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Need to Know: 5 Redskins notes as they report for minicamp

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Need to Know: 5 Redskins notes as they report for minicamp

Here is what you need to know on this Monday, June 16, one day before the start of Redskins minicamp.

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Here are five things you need to know about the Redskins as they prepare for minicamp and the final week of their offseason program.

—Today is reporting day for minicamp and practices start tomorrow. Players check in and, if necessary, get playbooks and take a physical. With attendance at OTAs running near 100 percent, with just a few players missing a few days here and there, it’s all kind of a formality. Everyone has been there, introductions are not needed and they have been running the plays in the book.

—The only player who has missed minicamp since I started covering the team full time in 2009 was Albert Haynesworth. It was his shot over the bow to Mike Shanahan. Say what you will about Shanahan and his tenure in Washington but he did do the franchise a huge favor by getting rid of Albert, who would still have two years left on his contract had he stuck around.

—On the other hand, you have to wonder how much of a favor Shanahan did the Redskins having Robert Griffin III run the read option so much when he was a rookie. Sure, it got the Redskins a division title and RG3 earned a ton of individual accolades. But it cost him a year of development into a pocket passer and then last year his development was hampered by his knee injury. It’s not as though Griffin is like a rookie this year but he’s going to have to learn a lot of stuff that he should have been learning the last two years. The decision to use Griffin as they did seems to be a case of short-term gain for long-term pain.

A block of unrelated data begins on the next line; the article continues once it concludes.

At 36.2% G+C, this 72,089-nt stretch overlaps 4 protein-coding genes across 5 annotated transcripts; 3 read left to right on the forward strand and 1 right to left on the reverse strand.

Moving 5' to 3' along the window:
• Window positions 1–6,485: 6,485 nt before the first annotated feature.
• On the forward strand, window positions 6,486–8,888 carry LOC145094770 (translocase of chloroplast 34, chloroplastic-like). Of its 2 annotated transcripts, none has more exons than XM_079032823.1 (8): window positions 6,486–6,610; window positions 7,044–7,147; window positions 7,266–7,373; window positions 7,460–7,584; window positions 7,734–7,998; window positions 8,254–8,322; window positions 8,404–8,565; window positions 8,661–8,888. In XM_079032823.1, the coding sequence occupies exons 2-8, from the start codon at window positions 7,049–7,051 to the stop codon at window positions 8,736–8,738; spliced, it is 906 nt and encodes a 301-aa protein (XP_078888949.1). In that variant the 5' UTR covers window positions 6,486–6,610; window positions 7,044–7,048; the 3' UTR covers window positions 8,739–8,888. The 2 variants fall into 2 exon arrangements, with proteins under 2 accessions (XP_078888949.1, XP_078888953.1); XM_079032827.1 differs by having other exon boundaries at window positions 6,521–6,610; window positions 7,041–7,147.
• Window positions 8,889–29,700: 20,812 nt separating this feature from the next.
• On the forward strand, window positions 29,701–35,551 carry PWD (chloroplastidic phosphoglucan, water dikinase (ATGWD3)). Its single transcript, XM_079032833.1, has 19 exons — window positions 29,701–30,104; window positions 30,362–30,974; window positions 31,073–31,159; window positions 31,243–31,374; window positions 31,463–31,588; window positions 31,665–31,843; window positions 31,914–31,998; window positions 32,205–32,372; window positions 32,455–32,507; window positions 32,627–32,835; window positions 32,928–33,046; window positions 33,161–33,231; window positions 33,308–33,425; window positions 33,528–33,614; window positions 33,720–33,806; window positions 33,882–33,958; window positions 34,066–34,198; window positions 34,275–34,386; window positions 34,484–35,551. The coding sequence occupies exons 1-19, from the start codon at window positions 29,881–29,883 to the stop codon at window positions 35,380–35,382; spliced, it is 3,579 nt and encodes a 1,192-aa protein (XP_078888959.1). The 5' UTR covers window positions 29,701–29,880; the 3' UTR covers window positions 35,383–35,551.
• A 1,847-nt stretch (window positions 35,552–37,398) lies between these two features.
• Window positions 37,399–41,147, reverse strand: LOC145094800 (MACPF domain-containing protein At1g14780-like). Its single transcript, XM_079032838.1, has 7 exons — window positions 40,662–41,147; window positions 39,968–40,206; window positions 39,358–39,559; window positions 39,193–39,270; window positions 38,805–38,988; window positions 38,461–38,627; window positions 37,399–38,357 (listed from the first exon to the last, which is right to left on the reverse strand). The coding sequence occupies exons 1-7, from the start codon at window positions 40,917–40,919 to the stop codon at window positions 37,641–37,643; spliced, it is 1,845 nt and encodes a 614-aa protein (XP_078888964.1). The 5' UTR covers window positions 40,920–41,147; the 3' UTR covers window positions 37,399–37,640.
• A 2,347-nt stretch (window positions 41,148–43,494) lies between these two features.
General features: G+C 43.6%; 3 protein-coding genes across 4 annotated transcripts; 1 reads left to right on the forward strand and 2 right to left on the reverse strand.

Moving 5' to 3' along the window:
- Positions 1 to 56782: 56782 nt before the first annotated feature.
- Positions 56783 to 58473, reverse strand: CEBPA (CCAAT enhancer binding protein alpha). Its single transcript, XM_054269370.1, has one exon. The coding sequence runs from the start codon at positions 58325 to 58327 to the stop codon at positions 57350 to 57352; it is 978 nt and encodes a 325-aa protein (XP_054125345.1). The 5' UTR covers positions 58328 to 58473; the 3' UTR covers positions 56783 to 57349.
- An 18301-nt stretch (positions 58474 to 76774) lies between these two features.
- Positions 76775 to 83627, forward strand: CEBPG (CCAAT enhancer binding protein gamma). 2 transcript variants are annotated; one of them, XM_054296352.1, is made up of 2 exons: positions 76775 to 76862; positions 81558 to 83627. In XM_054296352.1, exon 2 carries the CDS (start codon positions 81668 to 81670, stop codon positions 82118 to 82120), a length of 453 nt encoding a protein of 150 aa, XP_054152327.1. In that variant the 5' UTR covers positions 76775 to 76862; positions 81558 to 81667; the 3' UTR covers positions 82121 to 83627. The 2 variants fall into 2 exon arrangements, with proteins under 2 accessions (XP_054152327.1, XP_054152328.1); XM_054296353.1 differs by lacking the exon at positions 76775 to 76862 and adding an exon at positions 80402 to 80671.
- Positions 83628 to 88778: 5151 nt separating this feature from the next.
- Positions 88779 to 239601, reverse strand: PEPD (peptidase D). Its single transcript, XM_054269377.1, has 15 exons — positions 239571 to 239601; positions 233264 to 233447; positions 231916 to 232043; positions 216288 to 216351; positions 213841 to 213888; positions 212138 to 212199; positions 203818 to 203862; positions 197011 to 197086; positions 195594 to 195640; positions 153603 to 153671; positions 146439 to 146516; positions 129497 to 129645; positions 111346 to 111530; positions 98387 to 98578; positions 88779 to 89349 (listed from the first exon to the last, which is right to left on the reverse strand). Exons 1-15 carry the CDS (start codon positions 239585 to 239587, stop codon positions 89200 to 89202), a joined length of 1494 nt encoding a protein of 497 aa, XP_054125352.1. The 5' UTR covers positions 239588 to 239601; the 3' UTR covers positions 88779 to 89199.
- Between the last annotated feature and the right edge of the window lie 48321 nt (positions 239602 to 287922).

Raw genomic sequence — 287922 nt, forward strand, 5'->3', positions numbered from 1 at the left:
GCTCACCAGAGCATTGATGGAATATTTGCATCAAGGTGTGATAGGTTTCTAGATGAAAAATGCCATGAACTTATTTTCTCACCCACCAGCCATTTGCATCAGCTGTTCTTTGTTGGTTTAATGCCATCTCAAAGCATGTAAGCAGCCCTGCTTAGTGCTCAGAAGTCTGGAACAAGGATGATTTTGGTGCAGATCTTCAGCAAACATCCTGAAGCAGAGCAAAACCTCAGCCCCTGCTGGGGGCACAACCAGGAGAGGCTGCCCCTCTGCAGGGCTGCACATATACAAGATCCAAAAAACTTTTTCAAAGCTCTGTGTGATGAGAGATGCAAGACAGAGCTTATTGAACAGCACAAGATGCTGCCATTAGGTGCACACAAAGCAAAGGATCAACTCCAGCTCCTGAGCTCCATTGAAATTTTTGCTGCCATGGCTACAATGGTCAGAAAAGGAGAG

—We’re not looking for any of the Redskins’ walking wounded to return for minicamp. Even if the likes of Leonard Hankerson (knee), Richard Crawford (knee), Tracy Porter (shoulder), and Stephen Bowen (knee) are feeling well enough to give it a go—and there is no indication that any of them are—the Redskins would do the smart thing and not risk a setback for the sake of three days of practice.

—After practice on Wednesday the veteran players will be off for five weeks before reporting for training camp in Richmond on July 23. The rookies may be required to report earlier for some classroom learning. The coaches will probably take a week or perhaps two off before getting into the grind of work weeks that run 80 or more hours a week from the start of camp through December (and, if things work out well, longer).

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Timeline

—It’s been 169 days since the Redskins played a game; it will be 83 days until they play the Texans in their 2014 season opener.

Days until: Minicamp starts 1; Training camp 38; Home opener Jaguars @ Redskins 91

In case you missed it

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Final Countdown: Punch to the gut floors Redskins in Arizona on 6th worst play of 2016

Final Countdown: Punch to the gut floors Redskins in Arizona on 6th worst play of 2016

As should be expected when a team goes 8-7-1, there were plenty of good moments and a lot of frustrating times during the Redskins’ 2016 season. Over the next couple of weeks, Redskins Insiders Rich Tandler and JP Finlay will take detailed looks at the 10 best plays of 2016 and, to present a more complete picture of the season, the 10 worst.

No. 6 worst play of 2016

Redskins at Cardinals Week 13